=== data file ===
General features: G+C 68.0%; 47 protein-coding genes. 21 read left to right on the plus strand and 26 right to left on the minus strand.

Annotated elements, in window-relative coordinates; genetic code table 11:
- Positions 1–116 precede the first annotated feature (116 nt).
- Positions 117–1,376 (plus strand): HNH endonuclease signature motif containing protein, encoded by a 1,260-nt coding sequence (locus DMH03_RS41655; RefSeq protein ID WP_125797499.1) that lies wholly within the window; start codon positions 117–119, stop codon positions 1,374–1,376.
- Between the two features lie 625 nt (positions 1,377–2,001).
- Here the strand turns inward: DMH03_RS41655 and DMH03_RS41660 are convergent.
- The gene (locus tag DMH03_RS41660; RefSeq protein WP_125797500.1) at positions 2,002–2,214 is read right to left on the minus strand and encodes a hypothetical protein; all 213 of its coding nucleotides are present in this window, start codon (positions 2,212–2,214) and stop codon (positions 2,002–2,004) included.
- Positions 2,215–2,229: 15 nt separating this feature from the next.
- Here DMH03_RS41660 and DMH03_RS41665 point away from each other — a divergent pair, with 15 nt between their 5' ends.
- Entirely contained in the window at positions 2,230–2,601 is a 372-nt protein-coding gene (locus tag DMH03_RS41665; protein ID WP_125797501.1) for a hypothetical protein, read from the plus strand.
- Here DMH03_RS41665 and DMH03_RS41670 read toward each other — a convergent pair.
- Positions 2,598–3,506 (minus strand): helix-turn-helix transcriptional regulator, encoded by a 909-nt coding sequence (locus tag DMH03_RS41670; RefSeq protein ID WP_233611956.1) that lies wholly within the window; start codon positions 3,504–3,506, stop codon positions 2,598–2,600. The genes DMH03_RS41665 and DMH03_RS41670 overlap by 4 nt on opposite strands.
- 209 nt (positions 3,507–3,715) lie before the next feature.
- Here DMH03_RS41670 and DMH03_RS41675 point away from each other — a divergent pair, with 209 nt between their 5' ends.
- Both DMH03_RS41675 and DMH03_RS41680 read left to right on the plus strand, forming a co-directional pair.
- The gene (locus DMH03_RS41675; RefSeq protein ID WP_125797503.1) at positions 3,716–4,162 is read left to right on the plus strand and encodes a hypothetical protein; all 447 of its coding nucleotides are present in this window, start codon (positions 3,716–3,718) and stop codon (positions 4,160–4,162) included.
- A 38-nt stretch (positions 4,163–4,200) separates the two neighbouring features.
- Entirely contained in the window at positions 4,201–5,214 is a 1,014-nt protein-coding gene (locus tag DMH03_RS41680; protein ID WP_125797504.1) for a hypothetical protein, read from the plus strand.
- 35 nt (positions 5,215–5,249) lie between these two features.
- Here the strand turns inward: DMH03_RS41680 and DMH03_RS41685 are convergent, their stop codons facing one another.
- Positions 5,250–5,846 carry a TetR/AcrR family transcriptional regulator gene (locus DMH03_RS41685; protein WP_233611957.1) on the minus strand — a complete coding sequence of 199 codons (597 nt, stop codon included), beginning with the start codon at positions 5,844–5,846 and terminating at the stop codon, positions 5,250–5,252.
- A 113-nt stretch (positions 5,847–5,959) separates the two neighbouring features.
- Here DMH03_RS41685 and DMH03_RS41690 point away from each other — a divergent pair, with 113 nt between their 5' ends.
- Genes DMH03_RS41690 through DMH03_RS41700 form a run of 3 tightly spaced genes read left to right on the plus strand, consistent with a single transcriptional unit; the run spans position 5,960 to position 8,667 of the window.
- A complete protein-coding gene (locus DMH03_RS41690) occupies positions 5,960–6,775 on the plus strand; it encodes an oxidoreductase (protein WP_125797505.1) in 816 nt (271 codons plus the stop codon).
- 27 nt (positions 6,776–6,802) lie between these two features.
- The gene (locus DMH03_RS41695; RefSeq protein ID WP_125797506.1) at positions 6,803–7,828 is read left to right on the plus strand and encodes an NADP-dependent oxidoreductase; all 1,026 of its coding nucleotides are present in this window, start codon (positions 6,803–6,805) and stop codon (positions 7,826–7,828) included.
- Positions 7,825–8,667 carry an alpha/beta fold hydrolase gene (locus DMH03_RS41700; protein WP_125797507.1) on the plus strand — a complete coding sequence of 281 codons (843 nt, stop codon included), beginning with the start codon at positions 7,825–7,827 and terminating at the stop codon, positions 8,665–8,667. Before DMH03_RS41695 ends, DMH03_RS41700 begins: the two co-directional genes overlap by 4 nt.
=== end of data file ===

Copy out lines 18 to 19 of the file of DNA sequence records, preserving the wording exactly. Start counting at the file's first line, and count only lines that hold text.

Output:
- Entirely contained in the window at positions 4,201–5,214 is a 1,014-nt protein-coding gene (locus tag DMH03_RS41680; protein ID WP_125797504.1) for a hypothetical protein, read from the plus strand.
- 35 nt (positions 5,215–5,249) lie between these two features.